Julia Rosenberg just completed her third year at Weill Cornell Medical College. Originally from Avon, Connecticut, she attended Cornell University and majored in general biology. Rosenberg went directly from her undergraduate studies to Weill Cornell Medical College in Manhattan, where she became actively involved in the global health curriculum.
She spent the summer between her first and second years of medical school in Santa Cruz La Laguna, Guatemala, doing clinical work with the Mayan Medical Aid program. Inspired by the experience, she is returning to Guatemala this year to work on a maternal-child nutrition project. This work dovetails with her interest in pediatrics, which she hopes to pursue when she applies for residency programs.
Project: "Not by tortillas alone: Towards a Community-Based Nutrition Program in Santa Cruz La Laguna, Guatemala"
October 1, 2013 - April 15, 2014
Santa Cruz La Laguna, Guatemala
What does the Kean Fellowship mean to you?
I was surprised and overjoyed when I learned that I had received this competitive & prestigious fellowship. I was especially excited that I would now have a dynamic platform to interact with other students and practitioners with shared interests. The Kean Fellowship has helped to shape the identity and future of my project, and I am so grateful for the opportunity it offers. The support and encouragement from global health educators at my home institution helped me to design and implement this project and turn it into a reality. However, I still had concerns about general support and finding a forum to report my findings in a meaningful, contributable way.
In addition, there is a special meaning of this fellowship in relation to my home institution. I am a Cornell medical student, and, during our infectious disease unit, professor after professor spoke about the amazing work, mentorship, and contributions of Dr. Kean. He clearly had an amazing impact on the lives of so many of my mentors, and I am touched that his legacy is what is now allowing me to pursue this project that will hopefully shape my future involvement in global health & tropical medicine.
What do you anticipate learning?
I have learned from mentors that the best way to truly incorporate global health and tropical medicine into one's career is to take risks and get involved as soon as possible. I realize that I will face many unforeseen challenges in the upcoming months as I work to develop a maternal-child nutrition program. This project will hopefully help make an impact in reducing the impact of malnutrition on child growth and development in one small region of Guatemala, but I recognize the extent and depth of the challenge that must be overcome to have a widespread and lasting impact.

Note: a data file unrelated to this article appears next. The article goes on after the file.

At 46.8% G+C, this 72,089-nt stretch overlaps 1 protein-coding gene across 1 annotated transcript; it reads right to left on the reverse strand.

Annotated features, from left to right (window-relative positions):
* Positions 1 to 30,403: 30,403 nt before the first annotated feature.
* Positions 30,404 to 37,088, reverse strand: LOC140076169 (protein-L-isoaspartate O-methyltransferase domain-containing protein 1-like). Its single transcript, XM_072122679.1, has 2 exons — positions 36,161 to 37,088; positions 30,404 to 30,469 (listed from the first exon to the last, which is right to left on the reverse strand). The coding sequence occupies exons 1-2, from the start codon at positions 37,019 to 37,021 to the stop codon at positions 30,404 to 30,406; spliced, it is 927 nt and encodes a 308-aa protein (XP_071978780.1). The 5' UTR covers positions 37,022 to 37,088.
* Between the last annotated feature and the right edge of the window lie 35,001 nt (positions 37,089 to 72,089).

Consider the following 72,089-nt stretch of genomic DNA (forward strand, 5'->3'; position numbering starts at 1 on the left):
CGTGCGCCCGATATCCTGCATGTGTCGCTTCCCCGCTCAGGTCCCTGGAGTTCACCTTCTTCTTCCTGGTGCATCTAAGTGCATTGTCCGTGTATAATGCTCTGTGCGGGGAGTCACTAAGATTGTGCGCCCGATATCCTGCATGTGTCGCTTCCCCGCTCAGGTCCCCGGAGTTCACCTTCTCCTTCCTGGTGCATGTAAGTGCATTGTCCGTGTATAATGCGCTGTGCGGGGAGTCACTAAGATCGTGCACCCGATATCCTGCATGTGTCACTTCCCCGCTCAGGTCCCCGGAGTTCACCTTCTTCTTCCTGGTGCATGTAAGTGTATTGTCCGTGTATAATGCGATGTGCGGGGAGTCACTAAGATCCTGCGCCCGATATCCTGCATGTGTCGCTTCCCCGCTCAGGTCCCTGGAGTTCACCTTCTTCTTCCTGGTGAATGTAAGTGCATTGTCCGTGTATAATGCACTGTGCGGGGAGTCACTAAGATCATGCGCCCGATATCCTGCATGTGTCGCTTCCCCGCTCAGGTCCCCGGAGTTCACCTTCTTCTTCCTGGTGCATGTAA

In the short term, I hope to learn how to overcome some challenges in a tropical setting in order to complete clinical research effectively during my time in Guatemala. On a larger scale, I am hoping to gain a better understanding of the challenges facing physicians providing care in tropical & resource-poor settings. My hope is to identify these problems and continue to think of new and innovative approaches to help improve these issues through research and clinical care in future years.
What interests you about tropical medicine and what problems are you interested in solving?
My interest in tropical medicine has developed out of my desire to harness my medical education for the benefit of the underserved. The particular issue I would like to address during my upcoming year in Guatemala is malnutrition, a tropical disease that is having a profound impact on the growth and development of every child in tropical regions. I am hoping to learn how to start to bridge this astounding resource gap. I look forward to gaining more insight into solving these problems in tropical medicine over the coming year.